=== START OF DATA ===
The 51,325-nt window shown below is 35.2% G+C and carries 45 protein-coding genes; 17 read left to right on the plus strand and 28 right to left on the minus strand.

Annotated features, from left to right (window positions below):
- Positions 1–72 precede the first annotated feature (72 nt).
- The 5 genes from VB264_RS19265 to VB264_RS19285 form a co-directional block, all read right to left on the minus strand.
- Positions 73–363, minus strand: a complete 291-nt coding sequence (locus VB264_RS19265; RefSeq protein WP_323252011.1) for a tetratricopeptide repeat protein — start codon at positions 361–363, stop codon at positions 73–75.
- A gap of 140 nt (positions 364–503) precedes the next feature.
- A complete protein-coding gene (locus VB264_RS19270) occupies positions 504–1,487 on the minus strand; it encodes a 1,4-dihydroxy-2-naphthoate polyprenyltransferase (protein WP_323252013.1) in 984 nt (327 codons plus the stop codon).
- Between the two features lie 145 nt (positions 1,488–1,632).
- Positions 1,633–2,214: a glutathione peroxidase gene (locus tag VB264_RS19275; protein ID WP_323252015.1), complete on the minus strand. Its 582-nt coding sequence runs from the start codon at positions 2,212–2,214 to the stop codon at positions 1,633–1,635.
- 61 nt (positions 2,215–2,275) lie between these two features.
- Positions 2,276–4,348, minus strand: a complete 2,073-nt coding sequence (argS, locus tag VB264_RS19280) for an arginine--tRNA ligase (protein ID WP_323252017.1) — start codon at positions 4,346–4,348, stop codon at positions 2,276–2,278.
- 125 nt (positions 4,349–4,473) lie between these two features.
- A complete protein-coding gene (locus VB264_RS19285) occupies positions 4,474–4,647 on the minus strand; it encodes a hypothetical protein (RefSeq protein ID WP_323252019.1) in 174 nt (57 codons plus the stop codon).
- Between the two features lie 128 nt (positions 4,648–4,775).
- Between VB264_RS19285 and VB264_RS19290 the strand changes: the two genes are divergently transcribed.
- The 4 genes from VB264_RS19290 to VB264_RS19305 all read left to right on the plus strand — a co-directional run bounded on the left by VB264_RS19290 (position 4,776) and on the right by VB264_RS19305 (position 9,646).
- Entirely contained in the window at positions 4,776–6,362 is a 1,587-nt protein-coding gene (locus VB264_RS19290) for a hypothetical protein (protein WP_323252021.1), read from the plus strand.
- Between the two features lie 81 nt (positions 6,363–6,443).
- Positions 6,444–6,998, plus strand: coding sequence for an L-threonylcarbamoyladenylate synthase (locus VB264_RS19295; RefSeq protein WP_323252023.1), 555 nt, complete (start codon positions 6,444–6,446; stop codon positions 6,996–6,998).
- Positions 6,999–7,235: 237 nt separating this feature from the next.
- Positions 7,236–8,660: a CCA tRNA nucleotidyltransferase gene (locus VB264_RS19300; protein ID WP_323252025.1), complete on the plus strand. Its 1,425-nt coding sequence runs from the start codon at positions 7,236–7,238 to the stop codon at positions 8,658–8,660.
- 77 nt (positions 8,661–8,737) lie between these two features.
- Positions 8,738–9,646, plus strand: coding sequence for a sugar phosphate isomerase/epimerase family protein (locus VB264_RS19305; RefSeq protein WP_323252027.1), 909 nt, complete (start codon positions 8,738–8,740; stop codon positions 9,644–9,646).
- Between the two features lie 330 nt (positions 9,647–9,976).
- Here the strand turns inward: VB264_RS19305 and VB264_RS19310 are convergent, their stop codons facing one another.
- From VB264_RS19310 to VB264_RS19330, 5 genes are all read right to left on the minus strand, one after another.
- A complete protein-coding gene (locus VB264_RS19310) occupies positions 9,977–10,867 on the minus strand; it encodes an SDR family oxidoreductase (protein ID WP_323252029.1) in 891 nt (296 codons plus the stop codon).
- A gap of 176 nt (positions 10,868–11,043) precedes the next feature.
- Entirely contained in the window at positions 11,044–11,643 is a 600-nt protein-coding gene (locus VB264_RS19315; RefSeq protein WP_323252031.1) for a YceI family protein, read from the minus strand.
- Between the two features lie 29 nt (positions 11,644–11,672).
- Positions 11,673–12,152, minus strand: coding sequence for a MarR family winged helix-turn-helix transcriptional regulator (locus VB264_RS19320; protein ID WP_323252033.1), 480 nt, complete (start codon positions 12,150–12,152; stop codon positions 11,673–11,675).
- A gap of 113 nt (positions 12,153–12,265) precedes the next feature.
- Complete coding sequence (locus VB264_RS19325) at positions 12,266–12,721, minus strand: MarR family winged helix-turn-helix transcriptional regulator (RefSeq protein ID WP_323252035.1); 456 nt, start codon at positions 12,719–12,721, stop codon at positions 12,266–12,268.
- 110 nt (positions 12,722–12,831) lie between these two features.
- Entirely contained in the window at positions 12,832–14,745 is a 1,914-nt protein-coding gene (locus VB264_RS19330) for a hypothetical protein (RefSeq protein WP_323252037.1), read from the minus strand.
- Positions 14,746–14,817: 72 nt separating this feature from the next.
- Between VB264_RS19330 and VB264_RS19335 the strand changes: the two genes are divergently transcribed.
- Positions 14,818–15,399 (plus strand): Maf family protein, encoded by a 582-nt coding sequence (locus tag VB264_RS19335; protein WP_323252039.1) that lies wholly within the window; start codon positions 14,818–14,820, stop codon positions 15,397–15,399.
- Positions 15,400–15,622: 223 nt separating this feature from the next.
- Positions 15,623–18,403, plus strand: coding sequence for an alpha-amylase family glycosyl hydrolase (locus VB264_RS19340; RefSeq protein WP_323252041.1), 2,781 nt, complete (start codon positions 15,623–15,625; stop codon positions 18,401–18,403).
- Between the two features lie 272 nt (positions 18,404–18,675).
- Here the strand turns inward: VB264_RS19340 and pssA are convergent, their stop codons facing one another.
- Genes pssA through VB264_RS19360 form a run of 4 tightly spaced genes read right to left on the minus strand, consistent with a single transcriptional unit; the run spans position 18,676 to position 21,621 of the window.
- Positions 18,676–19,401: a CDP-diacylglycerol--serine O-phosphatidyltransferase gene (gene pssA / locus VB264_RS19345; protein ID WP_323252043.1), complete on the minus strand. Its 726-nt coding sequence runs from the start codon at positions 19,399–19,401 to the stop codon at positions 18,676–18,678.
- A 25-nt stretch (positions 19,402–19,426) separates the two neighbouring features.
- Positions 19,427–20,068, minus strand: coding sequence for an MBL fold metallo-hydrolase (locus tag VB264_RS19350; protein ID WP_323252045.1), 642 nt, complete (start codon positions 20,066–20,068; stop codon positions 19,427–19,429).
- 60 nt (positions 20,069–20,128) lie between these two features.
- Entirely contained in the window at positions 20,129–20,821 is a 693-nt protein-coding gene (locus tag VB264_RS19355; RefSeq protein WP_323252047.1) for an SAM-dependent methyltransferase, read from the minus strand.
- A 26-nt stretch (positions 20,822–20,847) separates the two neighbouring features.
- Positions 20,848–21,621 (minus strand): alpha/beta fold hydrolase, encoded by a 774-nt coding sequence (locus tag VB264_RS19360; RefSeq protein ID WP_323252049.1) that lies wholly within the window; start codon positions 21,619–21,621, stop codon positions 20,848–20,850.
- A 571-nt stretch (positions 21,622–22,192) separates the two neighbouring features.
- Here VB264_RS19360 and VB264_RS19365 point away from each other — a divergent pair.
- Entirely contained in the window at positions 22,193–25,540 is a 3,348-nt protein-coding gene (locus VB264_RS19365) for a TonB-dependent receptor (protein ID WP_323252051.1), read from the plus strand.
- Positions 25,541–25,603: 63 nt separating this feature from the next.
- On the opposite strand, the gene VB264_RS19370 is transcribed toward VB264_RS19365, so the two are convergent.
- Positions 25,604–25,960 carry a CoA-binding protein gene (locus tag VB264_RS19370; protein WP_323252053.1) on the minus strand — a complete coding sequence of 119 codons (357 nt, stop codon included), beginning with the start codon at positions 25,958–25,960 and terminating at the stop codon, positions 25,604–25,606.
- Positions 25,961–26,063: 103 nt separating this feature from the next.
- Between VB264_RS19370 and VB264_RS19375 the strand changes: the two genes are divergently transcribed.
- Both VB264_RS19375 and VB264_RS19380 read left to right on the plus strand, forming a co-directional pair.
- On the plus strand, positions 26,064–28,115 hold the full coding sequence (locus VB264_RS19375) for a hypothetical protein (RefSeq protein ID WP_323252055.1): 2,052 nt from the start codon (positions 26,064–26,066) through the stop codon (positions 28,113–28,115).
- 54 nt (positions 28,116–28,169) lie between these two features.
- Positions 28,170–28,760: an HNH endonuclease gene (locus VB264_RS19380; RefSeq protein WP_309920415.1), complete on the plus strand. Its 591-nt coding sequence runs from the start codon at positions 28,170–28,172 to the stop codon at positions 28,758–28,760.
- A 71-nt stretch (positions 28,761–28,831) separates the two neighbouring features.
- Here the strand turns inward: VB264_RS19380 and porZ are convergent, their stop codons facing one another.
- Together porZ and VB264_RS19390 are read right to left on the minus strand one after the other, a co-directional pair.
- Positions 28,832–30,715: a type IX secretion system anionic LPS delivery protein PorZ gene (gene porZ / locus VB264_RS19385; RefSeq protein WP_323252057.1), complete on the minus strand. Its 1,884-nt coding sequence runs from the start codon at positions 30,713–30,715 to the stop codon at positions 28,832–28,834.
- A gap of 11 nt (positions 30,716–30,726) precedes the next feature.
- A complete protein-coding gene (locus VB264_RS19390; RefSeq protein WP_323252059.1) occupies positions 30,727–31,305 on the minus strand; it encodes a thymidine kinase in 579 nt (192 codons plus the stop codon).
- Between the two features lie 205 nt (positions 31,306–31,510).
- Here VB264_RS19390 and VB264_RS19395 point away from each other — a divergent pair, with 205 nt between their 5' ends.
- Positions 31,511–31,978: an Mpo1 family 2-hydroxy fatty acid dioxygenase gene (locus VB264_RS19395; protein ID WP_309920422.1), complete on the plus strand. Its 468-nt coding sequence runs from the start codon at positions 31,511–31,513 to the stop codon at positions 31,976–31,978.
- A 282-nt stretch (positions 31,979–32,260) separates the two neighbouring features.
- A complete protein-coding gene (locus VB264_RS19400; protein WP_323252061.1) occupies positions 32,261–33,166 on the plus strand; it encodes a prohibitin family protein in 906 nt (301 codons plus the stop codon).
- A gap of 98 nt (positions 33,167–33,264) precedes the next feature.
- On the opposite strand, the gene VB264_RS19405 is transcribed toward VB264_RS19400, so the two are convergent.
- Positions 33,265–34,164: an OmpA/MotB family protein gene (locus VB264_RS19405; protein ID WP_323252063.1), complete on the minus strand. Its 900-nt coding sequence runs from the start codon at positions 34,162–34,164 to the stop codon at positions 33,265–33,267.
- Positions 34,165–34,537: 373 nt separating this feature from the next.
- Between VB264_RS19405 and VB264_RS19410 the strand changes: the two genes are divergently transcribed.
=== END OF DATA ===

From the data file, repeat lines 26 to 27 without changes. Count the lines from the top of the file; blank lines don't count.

- From VB264_RS19310 to VB264_RS19330, 5 genes are all read right to left on the minus strand, one after another.
- A complete protein-coding gene (locus VB264_RS19310) occupies positions 9,977–10,867 on the minus strand; it encodes an SDR family oxidoreductase (protein ID WP_323252029.1) in 891 nt (296 codons plus the stop codon).